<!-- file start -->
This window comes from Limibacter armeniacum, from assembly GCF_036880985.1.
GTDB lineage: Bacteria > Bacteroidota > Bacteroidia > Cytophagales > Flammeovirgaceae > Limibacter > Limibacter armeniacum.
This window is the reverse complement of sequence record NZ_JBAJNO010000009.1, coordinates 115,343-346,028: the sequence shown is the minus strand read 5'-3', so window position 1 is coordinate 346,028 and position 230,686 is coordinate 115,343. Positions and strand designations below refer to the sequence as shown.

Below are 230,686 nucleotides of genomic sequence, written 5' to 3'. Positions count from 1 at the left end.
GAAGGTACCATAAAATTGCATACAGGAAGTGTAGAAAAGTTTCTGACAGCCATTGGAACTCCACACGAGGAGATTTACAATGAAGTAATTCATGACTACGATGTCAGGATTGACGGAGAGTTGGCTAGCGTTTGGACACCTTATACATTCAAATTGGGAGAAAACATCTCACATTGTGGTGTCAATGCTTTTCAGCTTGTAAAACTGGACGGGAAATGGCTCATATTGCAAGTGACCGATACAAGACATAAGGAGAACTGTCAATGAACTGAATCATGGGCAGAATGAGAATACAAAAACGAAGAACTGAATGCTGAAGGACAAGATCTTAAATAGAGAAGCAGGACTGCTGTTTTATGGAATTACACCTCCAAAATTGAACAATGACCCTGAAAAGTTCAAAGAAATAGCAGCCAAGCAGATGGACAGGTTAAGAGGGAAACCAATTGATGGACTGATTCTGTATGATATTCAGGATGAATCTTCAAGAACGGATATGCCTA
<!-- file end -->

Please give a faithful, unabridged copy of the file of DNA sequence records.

This window comes from Limibacter armeniacum, from assembly GCF_036880985.1.
GTDB lineage: Bacteria > Bacteroidota > Bacteroidia > Cytophagales > Flammeovirgaceae > Limibacter > Limibacter armeniacum.
This window is the reverse complement of sequence record NZ_JBAJNO010000009.1, coordinates 115,343-346,028: the sequence shown is the minus strand read 5'-3', so window position 1 is coordinate 346,028 and position 230,686 is coordinate 115,343. Positions and strand designations below refer to the sequence as shown.

Below are 230,686 nucleotides of genomic sequence, written 5' to 3'. Positions count from 1 at the left end.
GAAGGTACCATAAAATTGCATACAGGAAGTGTAGAAAAGTTTCTGACAGCCATTGGAACTCCACACGAGGAGATTTACAATGAAGTAATTCATGACTACGATGTCAGGATTGACGGAGAGTTGGCTAGCGTTTGGACACCTTATACATTCAAATTGGGAGAAAACATCTCACATTGTGGTGTCAATGCTTTTCAGCTTGTAAAACTGGACGGGAAATGGCTCATATTGCAAGTGACCGATACAAGACATAAGGAGAACTGTCAATGAACTGAATCATGGGCAGAATGAGAATACAAAAACGAAGAACTGAATGCTGAAGGACAAGATCTTAAATAGAGAAGCAGGACTGCTGTTTTATGGAATTACACCTCCAAAATTGAACAATGACCCTGAAAAGTTCAAAGAAATAGCAGCCAAGCAGATGGACAGGTTAAGAGGGAAACCAATTGATGGACTGATTCTGTATGATATTCAGGATGAATCTTCAAGAACGGATATGCCTA